Repeat offenders committed 43,225 traffic offences of the total 59,746 recorded between 2011 and 2016.

This means, repeat offenders committed 72 percent of the total traffic offences, according to the traffic offence report published by the information and communications ministry. The top five traffic offences are using hand-held cell phone while driving, drunk driving, over speeding, no driving license on the spot and invalid registration certificate.

Road Safety and Transport Authority’s (RSTA) chief transport officer, Karma Pemba, said that minor offences such as parking offence, failing to carry documents, to indicate and to renew documents on time, among others would be accepted when repeated. “However, all such offences would be recorded against the offender and would be used in case he/she commits a major offence.”

According to the report 6,687 drivers have repeated an offence twice, while 3,206 offenders have repeated an offence thrice. “A single male and female driver have repeated traffic offence as high as 24 and 9 times respectively,” the report states.

While only 680 female drivers had repeated traffic offences, about 13,000 male drivers have been recorded as repeat offenders.

For those who are not licensed as professional drivers, offences such as over speeding, dangerous over taking, entering one-way traffic, wrong or dangerous overtaking, carrying excess load or passenger, using hand-held cell phones while driving and aggressive driving are imposed fines and licenses punched twice on the third offence. On the fourth offence, the license is suspended for six months.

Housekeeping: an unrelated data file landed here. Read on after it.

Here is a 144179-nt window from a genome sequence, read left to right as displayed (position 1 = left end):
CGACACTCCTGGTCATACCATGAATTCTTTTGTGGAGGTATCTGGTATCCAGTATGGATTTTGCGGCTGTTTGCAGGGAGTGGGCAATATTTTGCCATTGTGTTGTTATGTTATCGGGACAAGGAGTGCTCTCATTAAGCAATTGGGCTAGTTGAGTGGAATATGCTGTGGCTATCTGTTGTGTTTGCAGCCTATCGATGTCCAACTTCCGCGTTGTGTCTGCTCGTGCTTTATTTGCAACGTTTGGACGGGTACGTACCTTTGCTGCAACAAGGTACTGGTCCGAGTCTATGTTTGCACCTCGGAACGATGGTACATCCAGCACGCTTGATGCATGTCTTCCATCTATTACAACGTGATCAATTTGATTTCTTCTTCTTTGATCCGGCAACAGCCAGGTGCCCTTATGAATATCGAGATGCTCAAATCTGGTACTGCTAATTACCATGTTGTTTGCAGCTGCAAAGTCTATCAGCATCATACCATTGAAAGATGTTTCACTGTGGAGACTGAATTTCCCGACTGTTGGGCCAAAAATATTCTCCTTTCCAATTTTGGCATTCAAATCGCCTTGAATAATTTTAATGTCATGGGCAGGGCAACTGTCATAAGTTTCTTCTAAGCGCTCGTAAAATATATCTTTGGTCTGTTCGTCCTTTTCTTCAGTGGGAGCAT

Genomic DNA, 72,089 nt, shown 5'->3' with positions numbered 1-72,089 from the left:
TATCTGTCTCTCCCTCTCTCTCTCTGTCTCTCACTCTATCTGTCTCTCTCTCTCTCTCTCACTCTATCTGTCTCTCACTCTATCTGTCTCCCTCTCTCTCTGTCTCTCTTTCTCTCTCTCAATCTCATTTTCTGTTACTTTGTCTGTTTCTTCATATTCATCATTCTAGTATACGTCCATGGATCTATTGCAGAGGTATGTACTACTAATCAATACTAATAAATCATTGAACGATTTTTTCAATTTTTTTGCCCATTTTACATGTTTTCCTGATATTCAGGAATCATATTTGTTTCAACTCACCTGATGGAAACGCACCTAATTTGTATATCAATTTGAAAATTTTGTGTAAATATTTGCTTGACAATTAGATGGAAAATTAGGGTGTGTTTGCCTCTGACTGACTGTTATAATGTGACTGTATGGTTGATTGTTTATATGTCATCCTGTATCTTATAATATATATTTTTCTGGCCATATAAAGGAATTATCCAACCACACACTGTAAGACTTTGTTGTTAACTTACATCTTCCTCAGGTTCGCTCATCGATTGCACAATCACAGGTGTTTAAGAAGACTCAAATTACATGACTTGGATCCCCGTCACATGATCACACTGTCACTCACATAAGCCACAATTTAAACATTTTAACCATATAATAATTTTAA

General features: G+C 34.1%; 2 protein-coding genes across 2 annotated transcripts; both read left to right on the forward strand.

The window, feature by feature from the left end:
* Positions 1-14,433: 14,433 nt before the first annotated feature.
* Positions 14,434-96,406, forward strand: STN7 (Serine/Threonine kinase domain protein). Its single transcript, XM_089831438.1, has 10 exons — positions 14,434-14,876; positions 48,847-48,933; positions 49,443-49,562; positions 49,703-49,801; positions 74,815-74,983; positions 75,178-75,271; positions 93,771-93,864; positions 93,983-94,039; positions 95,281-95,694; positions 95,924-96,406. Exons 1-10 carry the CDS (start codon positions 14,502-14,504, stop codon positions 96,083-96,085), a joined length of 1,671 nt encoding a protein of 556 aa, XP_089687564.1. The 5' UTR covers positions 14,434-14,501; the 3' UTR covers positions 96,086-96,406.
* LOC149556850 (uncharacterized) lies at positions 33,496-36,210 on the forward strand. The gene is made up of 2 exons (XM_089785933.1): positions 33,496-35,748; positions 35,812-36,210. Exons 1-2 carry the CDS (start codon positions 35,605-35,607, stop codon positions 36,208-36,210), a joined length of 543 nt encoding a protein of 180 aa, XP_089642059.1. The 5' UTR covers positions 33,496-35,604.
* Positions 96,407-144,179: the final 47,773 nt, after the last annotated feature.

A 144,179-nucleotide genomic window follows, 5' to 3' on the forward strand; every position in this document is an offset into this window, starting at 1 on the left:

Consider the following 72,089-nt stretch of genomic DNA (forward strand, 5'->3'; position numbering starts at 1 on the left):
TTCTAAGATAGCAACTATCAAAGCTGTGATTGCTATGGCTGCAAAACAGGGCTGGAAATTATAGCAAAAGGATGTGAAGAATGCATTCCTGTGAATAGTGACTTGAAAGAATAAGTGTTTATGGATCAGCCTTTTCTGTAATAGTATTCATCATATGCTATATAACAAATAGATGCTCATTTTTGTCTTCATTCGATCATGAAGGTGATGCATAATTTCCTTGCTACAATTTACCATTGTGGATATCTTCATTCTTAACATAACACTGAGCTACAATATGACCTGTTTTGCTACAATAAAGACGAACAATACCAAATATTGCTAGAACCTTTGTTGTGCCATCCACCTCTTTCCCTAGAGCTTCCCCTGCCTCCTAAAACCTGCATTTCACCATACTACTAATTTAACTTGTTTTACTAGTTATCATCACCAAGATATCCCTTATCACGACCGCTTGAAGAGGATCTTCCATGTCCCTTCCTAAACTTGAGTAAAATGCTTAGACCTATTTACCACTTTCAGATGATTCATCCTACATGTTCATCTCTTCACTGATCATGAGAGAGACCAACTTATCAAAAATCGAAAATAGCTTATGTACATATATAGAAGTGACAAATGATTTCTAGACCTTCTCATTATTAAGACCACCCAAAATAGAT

While for professional drivers, the license is suspended for six months on repeating the offence for the third time.

For drunk driving, after the suspension of license for six months, the license is cancelled when the offence is repeated for the fifth time.

Unlicensed drivers are imposed a penalty and if the driver is caught without a license for the fourth time, the case is forwarded to court.

Activities such as traffic patrols, zero tolerance to traffic offences, pre-departure and post arrival inspection on passenger buses, highway inspections among others are executed to minimise traffic offences in the country.

Karma Pemba said that RSTA is currently reviewing the Road Safety and Transport Regulations. “Regulations would be further strengthened, including revision of the penalties if required.”

He added that additional equipment would be procured, officials trained, technologies such as CCTV cameras, GPS, Parking meters/ cameras and information display boards, Bus Information Systems and Smart Card systems would be used in future to reduce traffic offence.

The report shows that drivers between the age group 28 to 32 commit the highest number of offences. It also states that only 9.8 percent of repeat offender cases were recorded from drivers above 48 years old.

“The study shows that the incidence of repeat offences gradually decreases with the increase in age,” the report states.

Karma Pemba said that today RSTA is challenged with inadequate inspection vehicles for carrying out regular monitoring and inspections. “The RSTA would be requesting the government to provide adequate Road Safety Inspection vehicles to enhance mobility of inspectors.”


Phurpa Lhamo 


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